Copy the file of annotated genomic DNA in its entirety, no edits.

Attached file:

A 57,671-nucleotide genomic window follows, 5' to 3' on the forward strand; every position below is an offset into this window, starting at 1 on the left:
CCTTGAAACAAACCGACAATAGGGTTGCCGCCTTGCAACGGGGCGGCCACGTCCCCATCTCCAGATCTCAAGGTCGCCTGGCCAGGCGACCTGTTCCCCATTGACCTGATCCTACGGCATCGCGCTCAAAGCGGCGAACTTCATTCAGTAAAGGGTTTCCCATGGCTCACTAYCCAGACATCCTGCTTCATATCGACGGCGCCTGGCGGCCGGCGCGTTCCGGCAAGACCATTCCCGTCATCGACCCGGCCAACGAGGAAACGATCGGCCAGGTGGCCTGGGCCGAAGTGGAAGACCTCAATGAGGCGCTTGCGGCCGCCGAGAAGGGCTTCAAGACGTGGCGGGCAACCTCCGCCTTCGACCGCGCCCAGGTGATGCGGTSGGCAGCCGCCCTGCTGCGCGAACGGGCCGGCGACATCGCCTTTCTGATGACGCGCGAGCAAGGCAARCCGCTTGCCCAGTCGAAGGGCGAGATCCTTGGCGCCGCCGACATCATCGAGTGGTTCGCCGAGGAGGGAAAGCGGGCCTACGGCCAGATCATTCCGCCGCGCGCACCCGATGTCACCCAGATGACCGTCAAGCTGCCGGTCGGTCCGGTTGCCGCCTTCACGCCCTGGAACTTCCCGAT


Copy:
A 57,671-nucleotide genomic window follows, 5' to 3' on the forward strand; every position below is an offset into this window, starting at 1 on the left:
CCTTGAAACAAACCGACAATAGGGTTGCCGCCTTGCAACGGGGCGGCCACGTCCCCATCTCCAGATCTCAAGGTCGCCTGGCCAGGCGACCTGTTCCCCATTGACCTGATCCTACGGCATCGCGCTCAAAGCGGCGAACTTCATTCAGTAAAGGGTTTCCCATGGCTCACTAYCCAGACATCCTGCTTCATATCGACGGCGCCTGGCGGCCGGCGCGTTCCGGCAAGACCATTCCCGTCATCGACCCGGCCAACGAGGAAACGATCGGCCAGGTGGCCTGGGCCGAAGTGGAAGACCTCAATGAGGCGCTTGCGGCCGCCGAGAAGGGCTTCAAGACGTGGCGGGCAACCTCCGCCTTCGACCGCGCCCAGGTGATGCGGTSGGCAGCCGCCCTGCTGCGCGAACGGGCCGGCGACATCGCCTTTCTGATGACGCGCGAGCAAGGCAARCCGCTTGCCCAGTCGAAGGGCGAGATCCTTGGCGCCGCCGACATCATCGAGTGGTTCGCCGAGGAGGGAAAGCGGGCCTACGGCCAGATCATTCCGCCGCGCGCACCCGATGTCACCCAGATGACCGTCAAGCTGCCGGTCGGTCCGGTTGCCGCCTTCACGCCCTGGAACTTCCCGAT